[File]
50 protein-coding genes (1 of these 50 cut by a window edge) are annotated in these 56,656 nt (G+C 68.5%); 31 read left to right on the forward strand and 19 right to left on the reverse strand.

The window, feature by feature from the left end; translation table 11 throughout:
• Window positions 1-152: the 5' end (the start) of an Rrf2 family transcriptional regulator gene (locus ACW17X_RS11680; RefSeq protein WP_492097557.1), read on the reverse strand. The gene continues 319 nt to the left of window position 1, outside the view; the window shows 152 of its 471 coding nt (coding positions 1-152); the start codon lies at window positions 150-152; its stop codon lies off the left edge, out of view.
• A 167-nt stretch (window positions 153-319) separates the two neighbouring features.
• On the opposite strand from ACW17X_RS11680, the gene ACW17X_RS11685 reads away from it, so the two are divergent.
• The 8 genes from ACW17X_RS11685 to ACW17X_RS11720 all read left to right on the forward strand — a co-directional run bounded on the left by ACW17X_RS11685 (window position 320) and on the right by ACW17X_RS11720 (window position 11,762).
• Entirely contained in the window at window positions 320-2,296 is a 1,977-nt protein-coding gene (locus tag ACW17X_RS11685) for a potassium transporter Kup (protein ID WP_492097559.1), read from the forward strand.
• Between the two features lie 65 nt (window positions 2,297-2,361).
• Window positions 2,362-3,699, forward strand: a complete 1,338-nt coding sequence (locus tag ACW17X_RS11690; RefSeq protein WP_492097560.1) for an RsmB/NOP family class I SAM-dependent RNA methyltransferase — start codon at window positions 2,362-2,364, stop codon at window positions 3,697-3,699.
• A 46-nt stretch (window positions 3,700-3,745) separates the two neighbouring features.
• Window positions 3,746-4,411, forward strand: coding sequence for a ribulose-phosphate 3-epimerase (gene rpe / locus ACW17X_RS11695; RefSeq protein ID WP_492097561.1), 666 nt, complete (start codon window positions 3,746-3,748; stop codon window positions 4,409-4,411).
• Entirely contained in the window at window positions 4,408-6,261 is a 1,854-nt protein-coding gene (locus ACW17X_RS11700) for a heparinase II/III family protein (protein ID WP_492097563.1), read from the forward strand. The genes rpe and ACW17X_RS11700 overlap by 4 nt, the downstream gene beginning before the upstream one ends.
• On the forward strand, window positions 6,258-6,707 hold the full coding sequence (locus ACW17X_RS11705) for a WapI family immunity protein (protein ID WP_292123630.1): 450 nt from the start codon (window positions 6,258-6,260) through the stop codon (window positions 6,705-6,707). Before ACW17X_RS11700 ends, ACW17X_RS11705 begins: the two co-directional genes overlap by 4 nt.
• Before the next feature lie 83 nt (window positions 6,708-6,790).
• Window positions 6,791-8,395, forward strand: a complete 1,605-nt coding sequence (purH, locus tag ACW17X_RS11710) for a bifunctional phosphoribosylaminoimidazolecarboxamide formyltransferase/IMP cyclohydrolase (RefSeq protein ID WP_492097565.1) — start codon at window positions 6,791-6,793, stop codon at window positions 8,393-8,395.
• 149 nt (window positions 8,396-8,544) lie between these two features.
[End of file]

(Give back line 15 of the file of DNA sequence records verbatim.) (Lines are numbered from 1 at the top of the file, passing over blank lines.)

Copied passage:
• Window positions 6,791-8,395, forward strand: a complete 1,605-nt coding sequence (purH, locus tag ACW17X_RS11710) for a bifunctional phosphoribosylaminoimidazolecarboxamide formyltransferase/IMP cyclohydrolase (RefSeq protein ID WP_492097565.1) — start codon at window positions 6,791-6,793, stop codon at window positions 8,393-8,395.